ABSTRACT: The aim of this study was (1) to assess the diagnostic accuracy of 320-detector row computed tomography (CT) for paraclinoid and intracavernous aneurysms, and (2) to investigate whether this method provides sufficient information for surgery. A total of 14 patients with 16 unruptured proximal ICA aneurysms underwent three-dimensional CT angiography (3D-CTA) fusion imaging, which was created by superimposing 3D-CT venography data and/or 3D-bone data onto 3D-CTA data using 320-detector row CT, magnetic resonance imaging (MRI), and 3D digital subtraction angiography (DSA). The images of each modality were assessed using intraoperative findings as the reference standard. All aneurysms were clearly visualized on 320-detector row CT. Bone subtraction and arterio-venous discrimination were accurate. On 3D-CTA fusion images, 11 aneurysms were diagnosed as "extracavernous" and five as "intracavernous". No discordance in aneurysm location between the 3D-CTA fusion images and the intraoperative findings was found. In contrast, discordance between MRI and intraoperative findings were found in five of the 16 cases (31 %), which was significantly more frequent than with 3D-CTA (p = 0.043). The findings DSA, which was performed in nine patients, were also in excellent agreement with the intraoperative findings. However, 3D-CTA fusion imaging provided more comprehensive information, including venous and osseous structures, than 3D-DSA. The 320-detector row CTA after surgery demonstrated a clear relationship between the clip and aneurysmal neck with notably few artifacts, which suggested the utility of this modality for postoperative assessment. The 320-detector row CT provided high accuracy for the diagnosis of paraclinoid and intracavernous aneurysms. This technique also provided comprehensive depiction of the aneurysms and surrounding structures. Therefore, this modality might be useful for the diagnosis of the paraclinoid and intracavernous aneurysms and for developing a surgical treatment plan.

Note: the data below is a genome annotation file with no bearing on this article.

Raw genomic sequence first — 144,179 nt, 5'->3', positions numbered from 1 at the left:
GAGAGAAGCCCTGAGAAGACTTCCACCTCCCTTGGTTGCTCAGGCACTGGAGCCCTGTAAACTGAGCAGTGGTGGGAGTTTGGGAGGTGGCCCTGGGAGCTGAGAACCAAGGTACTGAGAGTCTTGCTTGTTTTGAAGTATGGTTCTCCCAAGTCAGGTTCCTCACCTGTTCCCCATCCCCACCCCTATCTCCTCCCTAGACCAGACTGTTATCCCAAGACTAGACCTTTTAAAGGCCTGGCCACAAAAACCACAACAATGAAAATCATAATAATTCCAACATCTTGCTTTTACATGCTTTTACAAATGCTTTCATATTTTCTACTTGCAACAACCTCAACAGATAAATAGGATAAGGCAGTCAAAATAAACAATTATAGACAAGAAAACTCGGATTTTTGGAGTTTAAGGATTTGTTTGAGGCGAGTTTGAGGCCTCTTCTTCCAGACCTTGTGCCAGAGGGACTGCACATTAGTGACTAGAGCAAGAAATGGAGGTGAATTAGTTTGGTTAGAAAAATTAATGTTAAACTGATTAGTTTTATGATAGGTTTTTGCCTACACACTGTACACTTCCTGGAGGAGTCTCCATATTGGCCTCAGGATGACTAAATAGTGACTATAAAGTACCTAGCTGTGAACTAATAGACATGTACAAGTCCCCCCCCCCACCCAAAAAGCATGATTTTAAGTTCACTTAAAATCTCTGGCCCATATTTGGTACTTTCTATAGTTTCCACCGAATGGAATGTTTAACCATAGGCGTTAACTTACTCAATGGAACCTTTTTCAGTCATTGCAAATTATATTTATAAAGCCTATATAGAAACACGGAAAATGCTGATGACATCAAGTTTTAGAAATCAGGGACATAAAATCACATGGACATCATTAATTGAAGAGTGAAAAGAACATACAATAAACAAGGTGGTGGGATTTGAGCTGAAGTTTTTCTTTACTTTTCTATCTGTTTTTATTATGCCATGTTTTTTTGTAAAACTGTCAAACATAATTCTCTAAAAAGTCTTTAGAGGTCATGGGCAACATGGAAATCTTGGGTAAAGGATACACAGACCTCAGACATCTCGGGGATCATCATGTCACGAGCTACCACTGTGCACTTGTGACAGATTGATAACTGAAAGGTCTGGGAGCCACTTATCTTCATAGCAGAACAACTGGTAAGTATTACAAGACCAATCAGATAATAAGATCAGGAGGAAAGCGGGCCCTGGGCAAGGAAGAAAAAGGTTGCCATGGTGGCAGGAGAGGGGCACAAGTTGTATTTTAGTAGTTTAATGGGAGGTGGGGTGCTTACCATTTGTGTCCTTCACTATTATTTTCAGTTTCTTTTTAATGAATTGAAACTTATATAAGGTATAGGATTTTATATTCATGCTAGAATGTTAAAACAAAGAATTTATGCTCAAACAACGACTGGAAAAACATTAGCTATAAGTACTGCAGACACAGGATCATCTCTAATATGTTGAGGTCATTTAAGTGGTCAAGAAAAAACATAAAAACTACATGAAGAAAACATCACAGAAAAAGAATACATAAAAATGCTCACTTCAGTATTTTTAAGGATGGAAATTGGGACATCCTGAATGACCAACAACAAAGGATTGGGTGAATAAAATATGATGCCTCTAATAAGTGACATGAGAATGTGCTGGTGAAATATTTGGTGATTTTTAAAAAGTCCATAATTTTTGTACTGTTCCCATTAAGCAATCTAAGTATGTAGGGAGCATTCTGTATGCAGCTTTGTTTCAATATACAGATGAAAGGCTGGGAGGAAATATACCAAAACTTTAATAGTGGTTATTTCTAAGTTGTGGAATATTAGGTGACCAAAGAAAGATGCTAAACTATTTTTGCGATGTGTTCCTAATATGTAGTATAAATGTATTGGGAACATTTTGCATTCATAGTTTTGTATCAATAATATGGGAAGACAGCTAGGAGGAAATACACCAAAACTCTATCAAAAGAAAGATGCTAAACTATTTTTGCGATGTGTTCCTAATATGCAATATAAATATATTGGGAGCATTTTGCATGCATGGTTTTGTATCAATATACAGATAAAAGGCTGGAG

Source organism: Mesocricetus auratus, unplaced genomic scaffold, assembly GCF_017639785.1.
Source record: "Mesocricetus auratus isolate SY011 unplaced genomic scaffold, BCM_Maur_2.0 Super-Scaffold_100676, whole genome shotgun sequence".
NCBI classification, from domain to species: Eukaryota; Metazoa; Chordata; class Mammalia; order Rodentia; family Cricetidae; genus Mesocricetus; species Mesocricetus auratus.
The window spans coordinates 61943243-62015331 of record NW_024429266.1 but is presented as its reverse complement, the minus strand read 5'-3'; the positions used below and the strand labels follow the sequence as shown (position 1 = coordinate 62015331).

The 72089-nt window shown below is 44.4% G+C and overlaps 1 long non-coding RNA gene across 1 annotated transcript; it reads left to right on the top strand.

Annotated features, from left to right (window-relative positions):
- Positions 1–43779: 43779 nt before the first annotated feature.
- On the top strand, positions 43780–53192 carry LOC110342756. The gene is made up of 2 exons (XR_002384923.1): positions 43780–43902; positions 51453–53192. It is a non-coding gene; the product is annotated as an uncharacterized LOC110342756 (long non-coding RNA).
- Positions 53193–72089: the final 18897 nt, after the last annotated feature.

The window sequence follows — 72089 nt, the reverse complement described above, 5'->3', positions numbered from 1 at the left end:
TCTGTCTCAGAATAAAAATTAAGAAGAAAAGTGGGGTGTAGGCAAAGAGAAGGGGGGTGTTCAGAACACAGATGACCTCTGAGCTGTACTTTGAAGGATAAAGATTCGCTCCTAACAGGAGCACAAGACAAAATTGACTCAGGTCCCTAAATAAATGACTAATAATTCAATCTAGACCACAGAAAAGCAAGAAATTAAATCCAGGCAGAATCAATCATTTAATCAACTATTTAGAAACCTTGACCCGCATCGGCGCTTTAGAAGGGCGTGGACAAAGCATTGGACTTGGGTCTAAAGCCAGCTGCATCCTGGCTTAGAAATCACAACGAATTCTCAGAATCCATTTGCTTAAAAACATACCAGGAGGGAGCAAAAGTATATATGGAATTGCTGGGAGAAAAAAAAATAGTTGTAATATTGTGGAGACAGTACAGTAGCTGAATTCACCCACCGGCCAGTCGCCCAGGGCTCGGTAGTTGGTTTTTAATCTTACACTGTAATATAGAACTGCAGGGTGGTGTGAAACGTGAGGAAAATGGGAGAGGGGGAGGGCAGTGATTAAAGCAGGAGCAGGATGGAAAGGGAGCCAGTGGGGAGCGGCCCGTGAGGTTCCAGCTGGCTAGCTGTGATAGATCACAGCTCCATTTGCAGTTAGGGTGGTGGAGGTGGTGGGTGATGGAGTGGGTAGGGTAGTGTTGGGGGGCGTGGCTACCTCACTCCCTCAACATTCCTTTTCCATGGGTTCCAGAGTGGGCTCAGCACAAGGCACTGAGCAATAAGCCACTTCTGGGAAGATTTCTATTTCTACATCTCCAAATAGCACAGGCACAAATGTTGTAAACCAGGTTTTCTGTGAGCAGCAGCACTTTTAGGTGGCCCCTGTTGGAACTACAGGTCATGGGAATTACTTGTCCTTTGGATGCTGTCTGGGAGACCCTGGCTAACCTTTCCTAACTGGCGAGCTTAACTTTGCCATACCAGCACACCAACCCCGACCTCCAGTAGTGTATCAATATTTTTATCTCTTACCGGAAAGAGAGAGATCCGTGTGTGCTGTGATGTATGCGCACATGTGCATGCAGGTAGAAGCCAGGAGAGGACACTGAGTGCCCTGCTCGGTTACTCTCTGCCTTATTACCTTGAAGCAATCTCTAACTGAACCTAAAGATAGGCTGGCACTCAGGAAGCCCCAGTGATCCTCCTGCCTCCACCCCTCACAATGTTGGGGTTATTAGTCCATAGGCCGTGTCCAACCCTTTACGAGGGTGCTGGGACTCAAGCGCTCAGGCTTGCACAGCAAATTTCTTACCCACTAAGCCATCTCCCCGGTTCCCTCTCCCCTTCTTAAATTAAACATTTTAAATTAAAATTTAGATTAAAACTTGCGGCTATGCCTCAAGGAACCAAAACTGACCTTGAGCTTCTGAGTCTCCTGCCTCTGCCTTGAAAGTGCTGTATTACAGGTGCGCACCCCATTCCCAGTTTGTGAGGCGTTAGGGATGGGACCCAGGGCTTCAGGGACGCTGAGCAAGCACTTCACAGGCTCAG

Acta Neurochirurgica 01/2014; · 1.55 Impact Factor
  • Source
    [Show abstract] [Hide abstract]
    ABSTRACT: Malignant peripheral nerve sheath tumor (MPNST) involving bone is rare. We report a case of MPNST of the fifth toe. The lesion was located in the distal phalanx of the right fifth toe and extended into surrounding subcutaneous tissues. Findings on magnetic resonance imaging and histological features of the case are described and the literature is briefly reviewed.